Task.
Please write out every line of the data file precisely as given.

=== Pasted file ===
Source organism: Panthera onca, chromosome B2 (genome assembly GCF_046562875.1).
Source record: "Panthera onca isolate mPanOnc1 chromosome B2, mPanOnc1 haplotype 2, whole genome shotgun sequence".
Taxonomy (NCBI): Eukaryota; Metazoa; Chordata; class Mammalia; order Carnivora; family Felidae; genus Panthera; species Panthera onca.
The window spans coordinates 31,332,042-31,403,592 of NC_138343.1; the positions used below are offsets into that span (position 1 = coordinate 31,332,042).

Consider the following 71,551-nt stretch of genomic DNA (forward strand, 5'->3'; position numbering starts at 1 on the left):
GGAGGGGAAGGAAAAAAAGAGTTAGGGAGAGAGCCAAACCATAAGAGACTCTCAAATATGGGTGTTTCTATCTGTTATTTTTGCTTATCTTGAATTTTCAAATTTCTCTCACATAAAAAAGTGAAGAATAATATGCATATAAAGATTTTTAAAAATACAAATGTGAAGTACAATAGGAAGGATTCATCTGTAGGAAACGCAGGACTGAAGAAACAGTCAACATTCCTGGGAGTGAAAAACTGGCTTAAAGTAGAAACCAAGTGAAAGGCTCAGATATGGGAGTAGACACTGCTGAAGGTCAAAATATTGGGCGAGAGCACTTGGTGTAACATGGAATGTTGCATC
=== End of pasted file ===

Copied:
Source organism: Panthera onca, chromosome B2 (genome assembly GCF_046562875.1).
Source record: "Panthera onca isolate mPanOnc1 chromosome B2, mPanOnc1 haplotype 2, whole genome shotgun sequence".
Taxonomy (NCBI): Eukaryota; Metazoa; Chordata; class Mammalia; order Carnivora; family Felidae; genus Panthera; species Panthera onca.
The window spans coordinates 31,332,042-31,403,592 of NC_138343.1; the positions used below are offsets into that span (position 1 = coordinate 31,332,042).

Consider the following 71,551-nt stretch of genomic DNA (forward strand, 5'->3'; position numbering starts at 1 on the left):
GGAGGGGAAGGAAAAAAAGAGTTAGGGAGAGAGCCAAACCATAAGAGACTCTCAAATATGGGTGTTTCTATCTGTTATTTTTGCTTATCTTGAATTTTCAAATTTCTCTCACATAAAAAAGTGAAGAATAATATGCATATAAAGATTTTTAAAAATACAAATGTGAAGTACAATAGGAAGGATTCATCTGTAGGAAACGCAGGACTGAAGAAACAGTCAACATTCCTGGGAGTGAAAAACTGGCTTAAAGTAGAAACCAAGTGAAAGGCTCAGATATGGGAGTAGACACTGCTGAAGGTCAAAATATTGGGCGAGAGCACTTGGTGTAACATGGAATGTTGCATC